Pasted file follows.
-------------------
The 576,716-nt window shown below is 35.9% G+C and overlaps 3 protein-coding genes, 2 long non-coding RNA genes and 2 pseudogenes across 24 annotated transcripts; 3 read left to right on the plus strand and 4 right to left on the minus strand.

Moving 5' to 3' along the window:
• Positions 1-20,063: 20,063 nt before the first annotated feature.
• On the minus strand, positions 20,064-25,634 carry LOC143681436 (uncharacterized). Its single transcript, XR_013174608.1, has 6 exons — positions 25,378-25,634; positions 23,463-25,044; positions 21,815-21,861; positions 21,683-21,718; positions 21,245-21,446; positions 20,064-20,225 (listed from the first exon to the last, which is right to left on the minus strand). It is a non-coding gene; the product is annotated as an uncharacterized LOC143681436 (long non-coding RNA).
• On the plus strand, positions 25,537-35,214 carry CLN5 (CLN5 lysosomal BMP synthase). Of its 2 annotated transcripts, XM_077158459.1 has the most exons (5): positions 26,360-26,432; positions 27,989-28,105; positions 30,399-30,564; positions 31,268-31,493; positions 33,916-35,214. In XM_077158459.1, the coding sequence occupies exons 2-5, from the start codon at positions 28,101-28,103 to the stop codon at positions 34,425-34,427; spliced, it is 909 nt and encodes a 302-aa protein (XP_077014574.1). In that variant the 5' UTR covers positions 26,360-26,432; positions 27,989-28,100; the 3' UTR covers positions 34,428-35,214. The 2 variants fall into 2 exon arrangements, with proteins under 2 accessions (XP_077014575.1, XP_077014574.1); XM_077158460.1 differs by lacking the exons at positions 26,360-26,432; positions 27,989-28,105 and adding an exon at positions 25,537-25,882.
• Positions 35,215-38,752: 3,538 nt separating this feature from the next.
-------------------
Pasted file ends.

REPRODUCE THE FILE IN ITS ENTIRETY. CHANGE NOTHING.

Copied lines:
The 576,716-nt window shown below is 35.9% G+C and overlaps 3 protein-coding genes, 2 long non-coding RNA genes and 2 pseudogenes across 24 annotated transcripts; 3 read left to right on the plus strand and 4 right to left on the minus strand.

Moving 5' to 3' along the window:
• Positions 1-20,063: 20,063 nt before the first annotated feature.
• On the minus strand, positions 20,064-25,634 carry LOC143681436 (uncharacterized). Its single transcript, XR_013174608.1, has 6 exons — positions 25,378-25,634; positions 23,463-25,044; positions 21,815-21,861; positions 21,683-21,718; positions 21,245-21,446; positions 20,064-20,225 (listed from the first exon to the last, which is right to left on the minus strand). It is a non-coding gene; the product is annotated as an uncharacterized LOC143681436 (long non-coding RNA).
• On the plus strand, positions 25,537-35,214 carry CLN5 (CLN5 lysosomal BMP synthase). Of its 2 annotated transcripts, XM_077158459.1 has the most exons (5): positions 26,360-26,432; positions 27,989-28,105; positions 30,399-30,564; positions 31,268-31,493; positions 33,916-35,214. In XM_077158459.1, the coding sequence occupies exons 2-5, from the start codon at positions 28,101-28,103 to the stop codon at positions 34,425-34,427; spliced, it is 909 nt and encodes a 302-aa protein (XP_077014574.1). In that variant the 5' UTR covers positions 26,360-26,432; positions 27,989-28,100; the 3' UTR covers positions 34,428-35,214. The 2 variants fall into 2 exon arrangements, with proteins under 2 accessions (XP_077014575.1, XP_077014574.1); XM_077158460.1 differs by lacking the exons at positions 26,360-26,432; positions 27,989-28,105 and adding an exon at positions 25,537-25,882.
• Positions 35,215-38,752: 3,538 nt separating this feature from the next.